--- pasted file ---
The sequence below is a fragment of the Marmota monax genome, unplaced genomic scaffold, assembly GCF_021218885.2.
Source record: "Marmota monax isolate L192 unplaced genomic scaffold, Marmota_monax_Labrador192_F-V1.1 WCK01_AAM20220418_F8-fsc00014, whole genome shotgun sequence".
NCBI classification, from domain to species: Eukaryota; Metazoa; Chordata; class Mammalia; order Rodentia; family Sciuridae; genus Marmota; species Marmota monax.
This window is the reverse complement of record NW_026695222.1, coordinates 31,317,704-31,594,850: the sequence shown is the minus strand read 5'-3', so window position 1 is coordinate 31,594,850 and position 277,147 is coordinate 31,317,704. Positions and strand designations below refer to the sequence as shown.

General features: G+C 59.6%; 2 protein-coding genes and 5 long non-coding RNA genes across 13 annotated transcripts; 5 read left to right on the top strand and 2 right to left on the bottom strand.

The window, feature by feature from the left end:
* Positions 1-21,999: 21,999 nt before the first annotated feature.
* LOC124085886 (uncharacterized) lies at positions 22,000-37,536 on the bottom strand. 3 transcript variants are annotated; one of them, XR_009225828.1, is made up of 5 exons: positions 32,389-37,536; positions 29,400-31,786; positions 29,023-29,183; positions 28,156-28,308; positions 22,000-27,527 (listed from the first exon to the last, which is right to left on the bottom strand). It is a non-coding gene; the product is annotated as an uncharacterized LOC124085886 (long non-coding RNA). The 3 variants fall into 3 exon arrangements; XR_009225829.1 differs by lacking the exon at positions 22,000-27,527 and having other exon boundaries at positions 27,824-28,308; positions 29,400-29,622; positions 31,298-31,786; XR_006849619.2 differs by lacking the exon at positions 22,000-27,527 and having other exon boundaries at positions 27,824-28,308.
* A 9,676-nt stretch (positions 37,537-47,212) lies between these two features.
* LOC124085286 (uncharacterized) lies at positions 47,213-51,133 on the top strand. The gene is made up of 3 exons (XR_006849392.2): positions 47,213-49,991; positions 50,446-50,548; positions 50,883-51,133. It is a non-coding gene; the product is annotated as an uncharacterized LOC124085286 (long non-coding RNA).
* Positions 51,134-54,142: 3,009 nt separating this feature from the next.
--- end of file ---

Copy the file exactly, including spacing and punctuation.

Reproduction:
The sequence below is a fragment of the Marmota monax genome, unplaced genomic scaffold, assembly GCF_021218885.2.
Source record: "Marmota monax isolate L192 unplaced genomic scaffold, Marmota_monax_Labrador192_F-V1.1 WCK01_AAM20220418_F8-fsc00014, whole genome shotgun sequence".
NCBI classification, from domain to species: Eukaryota; Metazoa; Chordata; class Mammalia; order Rodentia; family Sciuridae; genus Marmota; species Marmota monax.
This window is the reverse complement of record NW_026695222.1, coordinates 31,317,704-31,594,850: the sequence shown is the minus strand read 5'-3', so window position 1 is coordinate 31,594,850 and position 277,147 is coordinate 31,317,704. Positions and strand designations below refer to the sequence as shown.

General features: G+C 59.6%; 2 protein-coding genes and 5 long non-coding RNA genes across 13 annotated transcripts; 5 read left to right on the top strand and 2 right to left on the bottom strand.

The window, feature by feature from the left end:
* Positions 1-21,999: 21,999 nt before the first annotated feature.
* LOC124085886 (uncharacterized) lies at positions 22,000-37,536 on the bottom strand. 3 transcript variants are annotated; one of them, XR_009225828.1, is made up of 5 exons: positions 32,389-37,536; positions 29,400-31,786; positions 29,023-29,183; positions 28,156-28,308; positions 22,000-27,527 (listed from the first exon to the last, which is right to left on the bottom strand). It is a non-coding gene; the product is annotated as an uncharacterized LOC124085886 (long non-coding RNA). The 3 variants fall into 3 exon arrangements; XR_009225829.1 differs by lacking the exon at positions 22,000-27,527 and having other exon boundaries at positions 27,824-28,308; positions 29,400-29,622; positions 31,298-31,786; XR_006849619.2 differs by lacking the exon at positions 22,000-27,527 and having other exon boundaries at positions 27,824-28,308.
* A 9,676-nt stretch (positions 37,537-47,212) lies between these two features.
* LOC124085286 (uncharacterized) lies at positions 47,213-51,133 on the top strand. The gene is made up of 3 exons (XR_006849392.2): positions 47,213-49,991; positions 50,446-50,548; positions 50,883-51,133. It is a non-coding gene; the product is annotated as an uncharacterized LOC124085286 (long non-coding RNA).
* Positions 51,134-54,142: 3,009 nt separating this feature from the next.